A Totally Bananas Idea? Planting Tropical Fruit Trees To Help Fight California Wildfires
It's a law of a journalist's inbox that we get wild pitches whenever some sort of big news thing happens.
And it was last October, when the Silverado Fire was tearing through the bone-dry hills of Irvine, that I got a curious note from a reputable university. A professor, it said, had an idea to use a certain tropical fruit to help fight fires like the one we were watching on TV.
"Bananas!" was both my immediate reaction and the fruit they were talking about.
The professor was suggesting planting waves of emerald-green banana plants on Southern California's parched hills in an effort to help protect communities from wildfires.
Given how bad the 2020 fire season was, and how desperate we are for solutions to help us cope with what we've wrought, I thought it was worth it to hear him out.
I met up with Barath Raghavan, a rare fruit enthusiast and professor of engineering at USC, in a cul de sac deep inside a luxury housing development in the Irvine hills, the Pacific ocean far off in the distance.
"I chose this specific neighborhood in Irvine as a recent example of a very new development that's been built up into the hills, where the hills are very dry year round and high fire risk," he said.
The Orchard Hills community looks just like every other housing development with home names like Vivo, Terra, and Fresco, that've been built between Los Angeles and San Diego over the past several decades.
Around it were hills charred by the Silverado Fire.
Blackened hills behind developments are a surprisingly familiar scene to anyone who watches coverage of fires here in California.
As populations have grown we've gobbled up more and more undeveloped space for hillside homes, pushing the boundary of the wildland urban interface deeper into wildland, into habitats that burned even before we put homes there. It's no surprise that they regularly catch on fire.
The state now sees annual losses in the billions due to wildfires, and an estimated two million homes across the state are at risk. That risk is expected to triple in some areas in the coming decades as our climate becomes even more conducive to burning.
"The lines have already been drawn in terms of where the sort of wildland urban boundary is. So now our question is, how do we defend that boundary?" asked Raghavan.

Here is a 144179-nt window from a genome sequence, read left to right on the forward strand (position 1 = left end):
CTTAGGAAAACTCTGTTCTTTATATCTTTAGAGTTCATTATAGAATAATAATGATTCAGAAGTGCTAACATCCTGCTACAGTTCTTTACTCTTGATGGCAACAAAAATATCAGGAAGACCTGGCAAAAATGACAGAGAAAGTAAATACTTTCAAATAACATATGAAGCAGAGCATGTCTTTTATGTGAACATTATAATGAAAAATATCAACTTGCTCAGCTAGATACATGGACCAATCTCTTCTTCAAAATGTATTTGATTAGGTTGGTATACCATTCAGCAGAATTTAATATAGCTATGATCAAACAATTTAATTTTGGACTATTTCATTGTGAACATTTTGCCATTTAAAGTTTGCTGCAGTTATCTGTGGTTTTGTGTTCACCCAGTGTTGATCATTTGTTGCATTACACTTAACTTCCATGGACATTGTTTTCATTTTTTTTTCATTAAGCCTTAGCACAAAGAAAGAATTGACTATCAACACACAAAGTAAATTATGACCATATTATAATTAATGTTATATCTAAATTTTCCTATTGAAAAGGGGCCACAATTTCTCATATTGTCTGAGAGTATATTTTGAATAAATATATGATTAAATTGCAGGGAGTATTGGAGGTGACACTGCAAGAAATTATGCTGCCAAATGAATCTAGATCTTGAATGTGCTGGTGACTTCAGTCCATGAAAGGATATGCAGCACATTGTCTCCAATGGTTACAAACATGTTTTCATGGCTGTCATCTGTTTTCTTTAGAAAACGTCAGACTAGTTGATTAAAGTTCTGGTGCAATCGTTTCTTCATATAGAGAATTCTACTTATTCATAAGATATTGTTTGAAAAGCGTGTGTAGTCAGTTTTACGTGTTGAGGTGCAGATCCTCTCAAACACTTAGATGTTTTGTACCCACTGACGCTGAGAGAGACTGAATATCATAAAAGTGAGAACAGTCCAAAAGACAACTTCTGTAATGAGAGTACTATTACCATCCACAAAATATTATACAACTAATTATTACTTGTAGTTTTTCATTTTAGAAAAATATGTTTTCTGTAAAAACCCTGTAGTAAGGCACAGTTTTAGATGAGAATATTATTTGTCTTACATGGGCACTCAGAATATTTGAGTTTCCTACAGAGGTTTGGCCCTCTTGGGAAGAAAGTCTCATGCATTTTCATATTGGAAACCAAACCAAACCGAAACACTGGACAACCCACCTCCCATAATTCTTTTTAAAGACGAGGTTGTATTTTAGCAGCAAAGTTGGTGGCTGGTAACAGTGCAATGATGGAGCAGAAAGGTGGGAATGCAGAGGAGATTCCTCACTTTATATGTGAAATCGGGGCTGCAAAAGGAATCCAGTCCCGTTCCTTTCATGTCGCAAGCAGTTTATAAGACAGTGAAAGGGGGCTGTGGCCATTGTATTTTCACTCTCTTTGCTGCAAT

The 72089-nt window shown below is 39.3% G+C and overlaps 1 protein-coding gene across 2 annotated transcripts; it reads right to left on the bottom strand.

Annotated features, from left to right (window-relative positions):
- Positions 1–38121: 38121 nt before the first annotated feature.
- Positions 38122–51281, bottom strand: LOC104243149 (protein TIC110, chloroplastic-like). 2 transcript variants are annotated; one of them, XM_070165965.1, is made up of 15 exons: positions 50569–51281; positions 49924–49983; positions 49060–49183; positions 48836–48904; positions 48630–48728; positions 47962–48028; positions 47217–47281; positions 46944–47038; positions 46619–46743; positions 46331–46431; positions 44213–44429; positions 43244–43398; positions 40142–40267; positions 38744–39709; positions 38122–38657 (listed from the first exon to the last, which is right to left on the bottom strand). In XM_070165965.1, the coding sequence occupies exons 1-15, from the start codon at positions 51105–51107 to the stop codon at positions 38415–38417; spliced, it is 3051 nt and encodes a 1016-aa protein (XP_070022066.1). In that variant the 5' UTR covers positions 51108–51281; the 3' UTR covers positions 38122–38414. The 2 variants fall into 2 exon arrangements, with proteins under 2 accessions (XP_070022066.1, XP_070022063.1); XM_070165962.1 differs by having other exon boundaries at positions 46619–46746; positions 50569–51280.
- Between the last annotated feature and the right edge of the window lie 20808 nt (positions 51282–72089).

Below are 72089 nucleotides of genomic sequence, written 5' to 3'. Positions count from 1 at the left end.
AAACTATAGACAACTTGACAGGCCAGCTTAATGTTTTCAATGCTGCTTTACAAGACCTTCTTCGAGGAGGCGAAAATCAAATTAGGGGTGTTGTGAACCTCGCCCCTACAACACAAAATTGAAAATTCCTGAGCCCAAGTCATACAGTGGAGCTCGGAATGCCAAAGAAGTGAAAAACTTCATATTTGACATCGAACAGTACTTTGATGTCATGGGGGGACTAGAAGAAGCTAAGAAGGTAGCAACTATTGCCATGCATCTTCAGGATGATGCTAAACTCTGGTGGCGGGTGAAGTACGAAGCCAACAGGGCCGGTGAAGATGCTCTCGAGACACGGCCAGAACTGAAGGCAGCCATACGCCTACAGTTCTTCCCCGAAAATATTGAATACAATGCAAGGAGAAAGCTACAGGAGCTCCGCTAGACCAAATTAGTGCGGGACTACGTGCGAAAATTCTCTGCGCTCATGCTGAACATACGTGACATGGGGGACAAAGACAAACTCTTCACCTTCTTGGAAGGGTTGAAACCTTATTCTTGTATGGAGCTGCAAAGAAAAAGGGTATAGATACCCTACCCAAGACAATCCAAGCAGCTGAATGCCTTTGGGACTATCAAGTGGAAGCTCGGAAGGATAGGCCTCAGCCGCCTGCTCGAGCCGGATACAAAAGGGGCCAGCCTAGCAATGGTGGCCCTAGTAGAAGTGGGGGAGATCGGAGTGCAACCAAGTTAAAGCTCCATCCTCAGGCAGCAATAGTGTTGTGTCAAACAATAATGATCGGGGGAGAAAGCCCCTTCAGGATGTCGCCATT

That's where his bananas come in.
A MOAT OF BANANAS
"What I would envision doing, all the way from literally the boundary of this house up to the ridge that's above us ... I would've envisioned a banana orchard with a ground cover underneath it that was non flammable," he said.
In the Silverado fire, he says, hundreds of yards of banana plants could have provided valuable protection.
"We would've seen the fire come over the ridge ... It would've come up to the edge of our banana planting. And probably the first row of bananas would've been singed, but they wouldn't have caught fire, because they don't catch fire easily."
That's the crux of his proposal. The fact that well-irrigated banana plants are quite moist, and thus more resistant to fire than dry grasses and shrubs.
Think about when you use banana leaves to cook, say, fish, over a flame. They protect the delicate meat on the inside from the harsh heat on the outside. And because of the moisture content of the leaves, they mostly steam rather than burn (until you leave them on long enough, and they dry out and catch on fire).
If we replaced those fast-burning grasses with wet, slower-burning banana plants, even if they did eventually combust, they could buy firefighters more time to react and community members more time to evacuate. Or, maybe in some instances, the plantings would be deep enough that they could stop fires altogether.
The planting could also potentially lessen the number of flying embers landing on houses, an important consideration given that they're one of the main ways homes catch on fire.
VETTING THE IDEA
Real world experiments pitting a dense planting of bananas against strong, wind-driven flames have yet to be performed.
So I reached out to a bunch of fire experts to hear their thoughts about the unconventional solution to some of our fast-moving fire woes. And ended up spending a decent amount of time convincing people I was serious.
Eventually, my search took me to Australia, where banana farms and fire are commonplace.
"The idea of irrigating and planting non-flammable plants like bananas is a great idea," said David Bowman, a professor of fire science and pyrogeography at the University of Tasmania.
He explained that while he's never seen bananas used to stop fire, the core concept that Raghavan is getting at isn't new. It's what's known as a green firebreak, in which a wide planting of wet vegetation is used to buffer against walls of flames.
"It's kind of a stupid idea to have the mix of wild nature with urbanization. That's just like mixing oil and water. Unless you've got specially designed houses that can stand being burnt," said Bowman.
"But most people don't want to live in those houses. They're very expensive. And so the better way of doing it is modifying the landscape, but that means that you have to sign on to a modified landscape."